Mark Sumner at the Daily Kos demands that reporters point out that supply-side economics is a complete fantasy. "Any politician who promises to right the economy through cutting taxes on the wealthy might as well invoke the Easter Bunny, and any reporter who fails to point this out is failing the public."
Conservatives believe in a supply-side Sasquatch? "There is a difference between believing in the existence of Bigfoot and counting on reducing taxes on the rich as a way to boost the economy. Bigfoot is simply very, very unlikely. Conservative economics are a myth." The Reagan Recovery is a myth?
That's how it concluded. Here's how it began:
If Mitt Romney were to declare that his plan for Medicare relied on fairy dust, people would laugh. If he said that he was waiting for Superman—literally Superman, the one with the blue red 'S' and the dangling spit curl—to teach America's children, everyone would assume it was a joke. If Romney swore that bug-eyed aliens were central to his foreign policy, it would generate well-deserved snickers.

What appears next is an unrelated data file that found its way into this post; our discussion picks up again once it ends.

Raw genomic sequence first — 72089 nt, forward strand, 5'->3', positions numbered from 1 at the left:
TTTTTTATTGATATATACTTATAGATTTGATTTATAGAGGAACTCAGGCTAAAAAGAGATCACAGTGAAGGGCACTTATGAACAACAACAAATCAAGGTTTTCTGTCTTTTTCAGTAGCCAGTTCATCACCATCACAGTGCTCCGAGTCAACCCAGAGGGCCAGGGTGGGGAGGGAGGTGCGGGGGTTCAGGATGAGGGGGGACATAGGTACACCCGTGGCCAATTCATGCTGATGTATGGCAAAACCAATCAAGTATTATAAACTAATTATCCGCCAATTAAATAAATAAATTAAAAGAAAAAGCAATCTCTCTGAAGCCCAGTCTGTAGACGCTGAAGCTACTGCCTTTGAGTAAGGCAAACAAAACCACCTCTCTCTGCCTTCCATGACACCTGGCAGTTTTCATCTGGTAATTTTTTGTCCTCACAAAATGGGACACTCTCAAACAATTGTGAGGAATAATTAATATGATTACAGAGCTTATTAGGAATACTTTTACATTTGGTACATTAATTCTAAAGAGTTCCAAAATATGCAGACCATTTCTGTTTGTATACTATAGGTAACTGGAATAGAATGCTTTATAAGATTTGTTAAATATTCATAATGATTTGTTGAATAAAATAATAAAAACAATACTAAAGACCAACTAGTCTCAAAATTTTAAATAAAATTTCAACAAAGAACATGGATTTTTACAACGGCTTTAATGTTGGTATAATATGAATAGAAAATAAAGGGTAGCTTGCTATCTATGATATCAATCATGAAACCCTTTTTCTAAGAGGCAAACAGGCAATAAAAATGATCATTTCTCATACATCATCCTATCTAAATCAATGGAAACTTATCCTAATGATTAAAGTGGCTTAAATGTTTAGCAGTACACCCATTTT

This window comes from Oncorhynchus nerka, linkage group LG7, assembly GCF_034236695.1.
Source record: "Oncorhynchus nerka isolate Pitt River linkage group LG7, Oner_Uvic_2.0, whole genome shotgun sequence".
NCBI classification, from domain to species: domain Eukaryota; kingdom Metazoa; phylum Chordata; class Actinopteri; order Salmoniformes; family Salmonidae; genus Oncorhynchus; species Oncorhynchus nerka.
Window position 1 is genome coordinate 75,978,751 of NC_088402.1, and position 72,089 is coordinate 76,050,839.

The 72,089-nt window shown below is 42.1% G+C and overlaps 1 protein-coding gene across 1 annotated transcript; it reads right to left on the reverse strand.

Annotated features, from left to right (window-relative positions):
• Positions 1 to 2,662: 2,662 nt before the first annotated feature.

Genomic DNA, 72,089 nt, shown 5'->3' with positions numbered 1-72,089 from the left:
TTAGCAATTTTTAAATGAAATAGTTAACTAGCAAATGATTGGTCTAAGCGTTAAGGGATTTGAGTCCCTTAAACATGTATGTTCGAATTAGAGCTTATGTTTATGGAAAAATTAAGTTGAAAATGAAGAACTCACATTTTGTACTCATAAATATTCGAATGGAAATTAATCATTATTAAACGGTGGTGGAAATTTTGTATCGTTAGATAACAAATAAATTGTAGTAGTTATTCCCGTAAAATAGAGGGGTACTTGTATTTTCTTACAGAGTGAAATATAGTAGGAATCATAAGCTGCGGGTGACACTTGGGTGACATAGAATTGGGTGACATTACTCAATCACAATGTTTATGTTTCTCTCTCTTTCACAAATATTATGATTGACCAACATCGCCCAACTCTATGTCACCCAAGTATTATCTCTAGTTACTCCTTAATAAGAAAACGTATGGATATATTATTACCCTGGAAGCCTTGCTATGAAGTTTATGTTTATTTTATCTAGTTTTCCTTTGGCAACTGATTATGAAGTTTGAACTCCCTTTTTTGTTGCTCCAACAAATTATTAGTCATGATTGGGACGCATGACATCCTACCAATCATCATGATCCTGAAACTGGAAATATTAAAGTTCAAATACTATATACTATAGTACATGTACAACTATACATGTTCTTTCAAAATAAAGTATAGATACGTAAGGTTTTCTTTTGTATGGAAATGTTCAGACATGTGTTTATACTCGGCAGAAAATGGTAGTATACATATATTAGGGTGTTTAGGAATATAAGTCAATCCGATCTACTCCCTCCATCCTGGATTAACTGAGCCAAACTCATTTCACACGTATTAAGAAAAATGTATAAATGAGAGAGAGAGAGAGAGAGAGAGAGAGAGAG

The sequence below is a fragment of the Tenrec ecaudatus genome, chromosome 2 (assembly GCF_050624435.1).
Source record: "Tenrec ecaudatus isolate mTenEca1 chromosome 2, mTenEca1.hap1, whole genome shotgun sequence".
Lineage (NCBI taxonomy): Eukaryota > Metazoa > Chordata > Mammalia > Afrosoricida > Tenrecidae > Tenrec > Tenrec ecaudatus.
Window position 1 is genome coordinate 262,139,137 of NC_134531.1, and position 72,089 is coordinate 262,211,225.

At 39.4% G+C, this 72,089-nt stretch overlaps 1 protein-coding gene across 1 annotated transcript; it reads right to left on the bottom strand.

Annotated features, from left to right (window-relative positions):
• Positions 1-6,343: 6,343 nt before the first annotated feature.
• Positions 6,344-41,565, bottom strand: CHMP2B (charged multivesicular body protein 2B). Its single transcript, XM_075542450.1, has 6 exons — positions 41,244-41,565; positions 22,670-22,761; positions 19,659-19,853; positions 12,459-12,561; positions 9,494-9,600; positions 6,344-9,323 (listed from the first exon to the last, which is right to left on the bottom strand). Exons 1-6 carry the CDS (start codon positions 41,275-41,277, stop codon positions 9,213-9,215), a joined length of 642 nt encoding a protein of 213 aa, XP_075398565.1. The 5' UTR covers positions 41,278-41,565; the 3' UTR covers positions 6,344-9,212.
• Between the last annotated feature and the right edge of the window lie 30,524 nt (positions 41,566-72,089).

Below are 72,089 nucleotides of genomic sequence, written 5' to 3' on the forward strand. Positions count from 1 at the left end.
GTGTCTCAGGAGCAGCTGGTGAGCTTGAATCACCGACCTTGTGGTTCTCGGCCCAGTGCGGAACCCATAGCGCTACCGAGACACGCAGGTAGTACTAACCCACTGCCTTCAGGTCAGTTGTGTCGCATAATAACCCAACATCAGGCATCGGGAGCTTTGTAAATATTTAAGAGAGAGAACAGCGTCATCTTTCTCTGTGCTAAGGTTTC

And if he said any one of these things over and over, if he insisted they were true, if he included them in nearly every speech, proudly repeated them to the press, and made them the centerpiece of his campaign... if he did that, the laughter would turn sour. Surely Romney wouldn't be able to give a speech without being met with derision. He wouldn't make it through an interview without the media tearing into his ridiculous and unworkable plans. He'd be laughed right out of the race.
So when Mitt Romney declares that his economic plan involves reducing taxes on the wealthy as a means of growing the economy... where's the laughter?
That's funny. When I think of economic Bigfoot, it would be something like "I'm going to insure 35 million more Americans through government assistance and it will reduce the deficit."